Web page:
Timothy Leary popularised the famous counterculture-era phrase at the Human Be-In gathering in 1967. It looks like London’s Jake Weir has been ‘thinking for himself and questioning authority’ — another Leary maxim, by hacking a steel Rockhopper and heavily modifying the dropouts.
One of the most consistently clicked-on bikes in the Cycle EXIF archives is Alex Fry’s F. Moser Motard, and it subsequently provided inspiration for Jake’s own project: the Rockhopper Commuter.
The Moser’s stable geometry of the horizontal top tube and long wheelbase really appealed to Jake’s sensibilities, so he built up an early 90s Stumpjumper in a similar fashion as the ideal bike for traversing London’s potholed streets.
Jake works as a product designer and is thus concerned with distilling the function and form of the object — and there was something irksome about the Stumpjumper. Too many gears. Too many cables. Too much clutter. Back to the drawing board.
A belt-driven transmission would be an improvement too. The Stumpy was replaced by an earlier—era Rockhopper, stripped and prepped in readiness for surgery. Jake trawled many websites and bike shops as research into belt-drive-specific sliding dropout design.
The dropouts on Nicolai’s Argon provided a fitting base for development, so Jake proceeded to build an accurate model of his bike in Solidworks. Quite a few months were spent refining the CAD, and the dropout design.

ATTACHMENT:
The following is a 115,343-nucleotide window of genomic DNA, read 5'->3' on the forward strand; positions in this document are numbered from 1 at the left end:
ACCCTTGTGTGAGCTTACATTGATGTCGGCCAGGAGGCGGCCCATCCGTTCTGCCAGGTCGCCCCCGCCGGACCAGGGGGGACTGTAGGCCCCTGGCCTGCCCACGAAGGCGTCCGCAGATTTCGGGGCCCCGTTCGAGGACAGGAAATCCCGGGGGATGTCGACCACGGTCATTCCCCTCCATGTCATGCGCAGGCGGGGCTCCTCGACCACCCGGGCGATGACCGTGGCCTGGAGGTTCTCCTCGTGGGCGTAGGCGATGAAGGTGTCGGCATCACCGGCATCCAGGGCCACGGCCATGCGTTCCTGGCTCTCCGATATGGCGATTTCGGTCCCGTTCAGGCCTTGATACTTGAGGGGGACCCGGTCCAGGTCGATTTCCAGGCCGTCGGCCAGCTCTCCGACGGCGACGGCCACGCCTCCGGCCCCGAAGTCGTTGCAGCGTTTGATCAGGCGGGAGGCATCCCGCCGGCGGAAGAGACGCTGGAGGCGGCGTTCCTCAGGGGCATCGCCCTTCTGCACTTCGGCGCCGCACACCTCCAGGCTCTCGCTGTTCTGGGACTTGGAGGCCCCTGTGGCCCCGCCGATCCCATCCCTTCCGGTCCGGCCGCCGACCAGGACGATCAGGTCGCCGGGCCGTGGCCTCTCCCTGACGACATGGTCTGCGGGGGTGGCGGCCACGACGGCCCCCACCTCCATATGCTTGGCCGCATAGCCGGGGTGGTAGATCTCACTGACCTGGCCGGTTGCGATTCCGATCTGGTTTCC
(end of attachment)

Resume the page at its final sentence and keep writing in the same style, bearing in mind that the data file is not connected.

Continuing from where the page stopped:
Then Jake and a few mates came up with the concept of a Pyrenean tour, which would make for a perfect shakedown for the Rockhopper project. The route was long and tall: traversing the mountain range on a journey all the way from Barcelona to Toulouse.
Jake sent the CAD to HLH Prototypes in China to get the steel parts of the dropout CNC’d out, while sourcing the rest of the parts for the build, such as the 3-speed, coaster brake Sturmey-Archer hub, Mavic rims and Schwalbe Kojak tyres for the wheelset.
During his college years, Jake had learnt how to braze, and enjoyed the opportunity of putting his skills to good use. A crude jig was constructed, into which the Rockhopper was inserted, the original dropouts were removed and replaced with Jake’s prototypes.
As it turns out, three gears are enough for a trip up and down the Pyrenees. Jake recently sent in a photo of Project Rockhopper with a rear rack atop the Col de Puymorens — altitude 1915m.
Goes to show what can be achieved with a little imagination and a large amount of inventiveness.